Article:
Wednesday, 4 March 2009

When home grown becomes organic

I have been AWOL from this blog for various reasons, over the past few weeks (yes ok, no one noticed) and I couldn't decide what to talk about as I launch myself back onto the blogging “scene”. I could voice my opinion on the economic situation, the financial in-discrepancies of the government and bank officials, the love of the celebrity culture that is becoming sordid and inhuman, immigration, texting the police instead of contacting them directly, the Middle East situation or the “court of public opinion”.
But these are all very serious topics, and I feel the need to think of relative trivia at the moment.

What is on my mind today is organic vegetables.
I don’t mean that I have a yearning for them or am about to become vegetarian. Just that I bought and cooked an organic Savoy cabbage yesterday and am puzzled about it’s texture.

Now I have to say that this is the first time that I have bought an “organic” vegetable, or more precisely, the first time that I have bought vegetables specifically labelled as “organic”. Of course I have eaten what we used to call “home grown” vegetables many, many times. As a child I grew cabbages, lettuce, radishes and carrots in my own little plot in our back garden. This then progressed to cauliflower, sprouts and potatoes when my father acquired an allotment, and tomatoes, cucumber and peppers when we went up the gardening ladder and were the proud owners of a greenhouse. We would pick things straight out of the garden and eat them, and they were delicious (making sure that the dog hadn’t been in that area of course, but our dog was very particular about using hi’s own space for his toilet).
This process was repeated when I had a family of my own – without the allotment this time as our garden was big enough to grow almost anything we wanted for our own use.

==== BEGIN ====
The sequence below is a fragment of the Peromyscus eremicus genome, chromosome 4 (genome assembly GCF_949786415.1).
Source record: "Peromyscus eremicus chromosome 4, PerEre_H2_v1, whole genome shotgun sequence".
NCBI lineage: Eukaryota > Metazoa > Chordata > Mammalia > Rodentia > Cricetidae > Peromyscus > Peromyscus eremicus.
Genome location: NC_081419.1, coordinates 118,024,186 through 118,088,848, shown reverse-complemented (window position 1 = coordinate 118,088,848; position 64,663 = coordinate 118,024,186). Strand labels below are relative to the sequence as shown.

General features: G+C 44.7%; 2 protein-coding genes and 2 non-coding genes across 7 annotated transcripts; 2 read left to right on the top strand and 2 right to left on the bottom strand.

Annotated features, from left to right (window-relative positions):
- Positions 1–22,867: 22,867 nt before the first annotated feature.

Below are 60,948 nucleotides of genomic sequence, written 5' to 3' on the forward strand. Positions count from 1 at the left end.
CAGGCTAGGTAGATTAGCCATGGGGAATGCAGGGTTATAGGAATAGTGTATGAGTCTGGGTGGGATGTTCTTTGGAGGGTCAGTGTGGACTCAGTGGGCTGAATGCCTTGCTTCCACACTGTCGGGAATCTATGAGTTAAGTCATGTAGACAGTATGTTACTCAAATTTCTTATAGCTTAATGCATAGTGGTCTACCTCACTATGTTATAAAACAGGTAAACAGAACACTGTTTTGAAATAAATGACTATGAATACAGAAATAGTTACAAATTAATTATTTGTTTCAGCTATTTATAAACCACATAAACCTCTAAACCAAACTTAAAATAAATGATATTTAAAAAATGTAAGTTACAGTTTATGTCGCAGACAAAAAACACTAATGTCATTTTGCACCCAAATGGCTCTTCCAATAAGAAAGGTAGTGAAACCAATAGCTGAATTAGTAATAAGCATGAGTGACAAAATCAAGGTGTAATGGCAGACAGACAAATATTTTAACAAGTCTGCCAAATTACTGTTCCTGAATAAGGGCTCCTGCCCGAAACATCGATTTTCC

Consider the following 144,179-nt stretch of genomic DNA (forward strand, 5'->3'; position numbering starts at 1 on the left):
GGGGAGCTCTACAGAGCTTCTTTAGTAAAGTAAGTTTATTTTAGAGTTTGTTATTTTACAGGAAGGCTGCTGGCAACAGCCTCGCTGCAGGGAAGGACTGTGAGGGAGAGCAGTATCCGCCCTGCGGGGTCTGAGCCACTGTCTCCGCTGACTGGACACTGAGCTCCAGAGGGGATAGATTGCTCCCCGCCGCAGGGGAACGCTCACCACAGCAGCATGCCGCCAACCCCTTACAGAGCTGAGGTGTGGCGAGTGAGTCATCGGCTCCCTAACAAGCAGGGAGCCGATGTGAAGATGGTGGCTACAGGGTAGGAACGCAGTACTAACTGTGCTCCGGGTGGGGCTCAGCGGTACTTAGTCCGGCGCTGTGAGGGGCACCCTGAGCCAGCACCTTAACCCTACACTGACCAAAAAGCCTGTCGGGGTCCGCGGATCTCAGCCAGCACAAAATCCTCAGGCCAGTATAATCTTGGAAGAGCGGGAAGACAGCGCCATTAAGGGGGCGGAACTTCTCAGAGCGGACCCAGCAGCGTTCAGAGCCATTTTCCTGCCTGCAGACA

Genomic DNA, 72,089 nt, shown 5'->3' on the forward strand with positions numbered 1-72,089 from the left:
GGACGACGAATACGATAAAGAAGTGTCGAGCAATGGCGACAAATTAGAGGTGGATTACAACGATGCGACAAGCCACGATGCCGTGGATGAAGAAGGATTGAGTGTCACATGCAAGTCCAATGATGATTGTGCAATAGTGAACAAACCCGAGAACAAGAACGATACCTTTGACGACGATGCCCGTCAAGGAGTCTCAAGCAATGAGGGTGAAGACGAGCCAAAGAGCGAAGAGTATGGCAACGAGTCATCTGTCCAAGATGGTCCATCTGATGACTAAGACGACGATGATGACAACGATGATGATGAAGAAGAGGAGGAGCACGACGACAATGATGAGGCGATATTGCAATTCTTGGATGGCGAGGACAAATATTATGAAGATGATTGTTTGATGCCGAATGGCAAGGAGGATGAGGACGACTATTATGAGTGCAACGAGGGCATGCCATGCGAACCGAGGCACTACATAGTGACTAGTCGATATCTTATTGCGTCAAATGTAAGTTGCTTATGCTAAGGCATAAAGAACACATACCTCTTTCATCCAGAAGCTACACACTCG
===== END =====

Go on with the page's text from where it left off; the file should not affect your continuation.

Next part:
All this home grown produce was “organic”, in the sense that there weren’t any chemicals used – unless we call pure and simple cow and horse muck, which I believe produces methane and probably other scientific type things. Methane is, I know, a gas but maybe is not classed as a chemical.

Is there any difference between “home grown “ and “organic” or is it just a new label which means that we have to pay almost twice the price for it ?
And what did I mean about the texture of my organic cabbage?
Well, I washed each individual leaf very carefully until there was no trace of any soil/dirt on it before I cooked it. But at my first mouthful, my teeth ground on what seemed like grit. The second mouthful was the same, so I took the cooked cabbage off my plate and scrutinised it again. No sign of anything except…cabbage !

So my puzzlement is this :
Is a small dose of soil/sand/grit which can not be removed by water, added to the organic vegetable to give it a little authenticity ? Is it with all vegetables or just cabbage? It’s like those jars of cockles, mussels and whelks that you can buy pickled in vinegar. I am sure they are washed thoroughly, but there is no doubt about the taste of sand that comes with them.

I will progress my way through a range of organic vegetables, and let you know the result.

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